RICK STEINER served as a marine conservation professor with the University of Alaska from 1980-2010, stationed in the Arctic, Prince William Sound, and Anchorage. He was responsible for the University's conservation and sustainability extension effort, and was producer/host of the Alaska Resource Issues Forum, a public television program on controversial natural resource issues. He advised the emergency response to the Exxon Valdez Oil Spill in 1989 and helped found the Regional Citizens Advisory Councils and the Prince William Sound Science Center. He advises the UN, governments, NGOs, and industry on oil spill prevention, response, assessment, and restoration.
Steiner learned about oil spills the hard way -- in Valdez Harbor. He learned about academic politics the same way, losing federal grant funding for outspoken criticism of the oil industry.
JOSEPH STIGLITZ became a full professor at Yale in 1970 at the age of 27, and in 1979 was awarded the John Bates Clark Award, as the economist under 40 who had made the most significant contribution to the field. He has taught at Princeton, Stanford, MIT and Oxford, and is now University Professor at Columbia University, Chair of Columbia's Committee on Global Thought, and co-founder and Executive Director of the Initiative for Policy Dialogue.
Stiglitz was a member and chairman of the Council of Economic Advisers during the Clinton administration, and later Chief Economist and Senior Vice-President of the World Bank. In 2001, he was awarded the Nobel Prize in economics and he was a lead author of the 1995 Report of the Intergovernmental Panel on Climate Change, which shared the 2007 Nobel Peace Prize.
JOSEPH STIGLITZ is the author of, among other books, Globalization and Its Discontents, Fair Trade for All, Making Globalization Work, The Three Trillion Dollar War: The True Cost of the Iraq Conflict, with Linda Bilmes, and his newest, Freefall: America, Free Markets, and the Sinking of the World Economy.
REBECCA SOLNIT is the author by my count of 10 books, and a co-author of at least 15 more. She is a journalist, essayist, environmentalist, historian, and art critic; a contributing editor to Harper's, a columnist for Orion, and a regular contributor to Tomdispatch.com and the Nation.
She appeals to a wide spectrum of readers. As evidence, RIVER OF SHADOWS: Eadweard Muybridge and the Technological Wild West - her 2003 book on the history of photography, the dawn of the cinematic West, and the annihilation of space and time-won the National Book Critics Circle Award in Criticism, a prize from the Society for the History of Technology, and WIRED Magazine's Rave Award for Book of the Year.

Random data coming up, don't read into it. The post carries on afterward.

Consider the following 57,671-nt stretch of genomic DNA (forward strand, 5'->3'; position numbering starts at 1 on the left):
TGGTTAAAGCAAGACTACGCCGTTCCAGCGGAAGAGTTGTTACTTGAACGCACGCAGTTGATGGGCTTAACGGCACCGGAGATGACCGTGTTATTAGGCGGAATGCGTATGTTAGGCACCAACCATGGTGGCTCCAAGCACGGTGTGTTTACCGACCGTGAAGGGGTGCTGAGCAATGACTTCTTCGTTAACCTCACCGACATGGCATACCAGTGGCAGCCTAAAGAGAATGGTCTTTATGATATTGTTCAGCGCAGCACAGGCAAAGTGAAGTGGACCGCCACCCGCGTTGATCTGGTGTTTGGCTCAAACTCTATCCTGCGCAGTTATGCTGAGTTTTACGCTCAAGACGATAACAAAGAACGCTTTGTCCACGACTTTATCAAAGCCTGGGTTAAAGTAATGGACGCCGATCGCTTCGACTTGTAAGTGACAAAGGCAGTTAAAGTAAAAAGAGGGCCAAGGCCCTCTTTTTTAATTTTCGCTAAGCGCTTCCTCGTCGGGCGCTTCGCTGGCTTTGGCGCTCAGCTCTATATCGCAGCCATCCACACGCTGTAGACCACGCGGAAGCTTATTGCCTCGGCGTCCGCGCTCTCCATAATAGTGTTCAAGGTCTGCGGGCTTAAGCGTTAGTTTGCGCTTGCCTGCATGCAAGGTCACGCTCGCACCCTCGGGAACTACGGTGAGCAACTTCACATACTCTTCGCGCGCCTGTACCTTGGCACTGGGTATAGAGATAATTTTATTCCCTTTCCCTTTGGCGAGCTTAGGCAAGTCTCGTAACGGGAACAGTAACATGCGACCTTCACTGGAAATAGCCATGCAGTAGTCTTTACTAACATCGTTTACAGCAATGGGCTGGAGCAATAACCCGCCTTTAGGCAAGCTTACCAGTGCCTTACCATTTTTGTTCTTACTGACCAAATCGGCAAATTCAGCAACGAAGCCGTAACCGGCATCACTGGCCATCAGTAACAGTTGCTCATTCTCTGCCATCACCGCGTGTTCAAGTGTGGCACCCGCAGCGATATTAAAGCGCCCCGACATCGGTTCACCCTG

Her latest books are STORMING THE GATES OF PARADISE: Landscapes for Politics; A PARADISE BUILT IN HELL: The Extraordinary Communities That Arise in Disaster; and THE BATTLE OF THE STORY OF THE BATTLE OF SEATTLE, with her brother David.
AZADEH MOAVENI is a contributing writer on Iran and the Middle East for TIME magazine. She spent two years in Iran, from 2005 to 2007, and just returned from three weeks there at the first of the year. As one of the few American correspondents allowed to work continuously in Iran since 1999, she has reported widely on youth culture, women's rights, and Islamic reform for Time, The New York Times Book Review, The Washington Post, and The Los Angeles Times. She is author of LIPSTICK JIHAD and co-author, with Nobel Peace Prize winner Shirin Ebadi, of IRAN AWAKENING. Her newest book is HONEYMOON IN TEHRAN: TWO YEARS OF LOVE AND DANGER IN IRAN
In his 2002 State of the Union address George W. Bush coined the term "axis of evil" to describe his vision of North Korea, Iraq, and Iran. The US has a new president who has made a fairly big and controversial deal about his willingness to meet with Iran's leaders without preconditions. Iran's last presidential election in 2005 brought the world Mahmoud Ahmadinejad. Another presidential election is coming soon to Iran.
AZADEH MOAVENI has spent a good deal of time in Iran since the year 2000 and written two books about Iranian society. I'll talk with her about life and politics behind the caricatures and rhetoric that so often clouds US perceptions of Iran.